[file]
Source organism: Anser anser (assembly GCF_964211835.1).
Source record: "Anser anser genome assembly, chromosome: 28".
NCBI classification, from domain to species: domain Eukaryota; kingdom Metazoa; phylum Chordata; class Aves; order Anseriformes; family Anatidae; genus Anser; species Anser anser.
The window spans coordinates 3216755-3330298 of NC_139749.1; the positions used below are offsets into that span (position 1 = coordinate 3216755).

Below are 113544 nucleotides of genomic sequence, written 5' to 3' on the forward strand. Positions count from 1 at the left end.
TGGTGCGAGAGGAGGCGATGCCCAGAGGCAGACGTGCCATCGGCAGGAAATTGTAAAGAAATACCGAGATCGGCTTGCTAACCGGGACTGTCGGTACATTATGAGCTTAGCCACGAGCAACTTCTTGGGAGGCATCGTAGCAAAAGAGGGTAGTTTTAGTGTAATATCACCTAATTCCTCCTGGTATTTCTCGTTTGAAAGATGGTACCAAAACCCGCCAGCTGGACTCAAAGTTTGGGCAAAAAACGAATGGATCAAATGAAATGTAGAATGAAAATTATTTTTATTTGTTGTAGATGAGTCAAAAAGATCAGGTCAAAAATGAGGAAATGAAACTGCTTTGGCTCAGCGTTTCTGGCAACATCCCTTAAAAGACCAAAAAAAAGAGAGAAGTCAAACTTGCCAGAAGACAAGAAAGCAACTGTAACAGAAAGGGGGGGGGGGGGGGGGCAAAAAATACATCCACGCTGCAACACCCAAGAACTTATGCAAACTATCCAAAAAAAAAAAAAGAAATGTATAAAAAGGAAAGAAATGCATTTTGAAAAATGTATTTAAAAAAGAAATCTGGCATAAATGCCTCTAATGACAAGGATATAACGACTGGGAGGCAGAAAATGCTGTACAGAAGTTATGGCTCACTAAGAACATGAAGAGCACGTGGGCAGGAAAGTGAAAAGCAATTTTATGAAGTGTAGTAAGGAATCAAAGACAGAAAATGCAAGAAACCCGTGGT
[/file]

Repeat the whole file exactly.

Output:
Source organism: Anser anser (assembly GCF_964211835.1).
Source record: "Anser anser genome assembly, chromosome: 28".
NCBI classification, from domain to species: domain Eukaryota; kingdom Metazoa; phylum Chordata; class Aves; order Anseriformes; family Anatidae; genus Anser; species Anser anser.
The window spans coordinates 3216755-3330298 of NC_139749.1; the positions used below are offsets into that span (position 1 = coordinate 3216755).

Below are 113544 nucleotides of genomic sequence, written 5' to 3' on the forward strand. Positions count from 1 at the left end.
TGGTGCGAGAGGAGGCGATGCCCAGAGGCAGACGTGCCATCGGCAGGAAATTGTAAAGAAATACCGAGATCGGCTTGCTAACCGGGACTGTCGGTACATTATGAGCTTAGCCACGAGCAACTTCTTGGGAGGCATCGTAGCAAAAGAGGGTAGTTTTAGTGTAATATCACCTAATTCCTCCTGGTATTTCTCGTTTGAAAGATGGTACCAAAACCCGCCAGCTGGACTCAAAGTTTGGGCAAAAAACGAATGGATCAAATGAAATGTAGAATGAAAATTATTTTTATTTGTTGTAGATGAGTCAAAAAGATCAGGTCAAAAATGAGGAAATGAAACTGCTTTGGCTCAGCGTTTCTGGCAACATCCCTTAAAAGACCAAAAAAAAGAGAGAAGTCAAACTTGCCAGAAGACAAGAAAGCAACTGTAACAGAAAGGGGGGGGGGGGGGGGGCAAAAAATACATCCACGCTGCAACACCCAAGAACTTATGCAAACTATCCAAAAAAAAAAAAAGAAATGTATAAAAAGGAAAGAAATGCATTTTGAAAAATGTATTTAAAAAAGAAATCTGGCATAAATGCCTCTAATGACAAGGATATAACGACTGGGAGGCAGAAAATGCTGTACAGAAGTTATGGCTCACTAAGAACATGAAGAGCACGTGGGCAGGAAAGTGAAAAGCAATTTTATGAAGTGTAGTAAGGAATCAAAGACAGAAAATGCAAGAAACCCGTGGT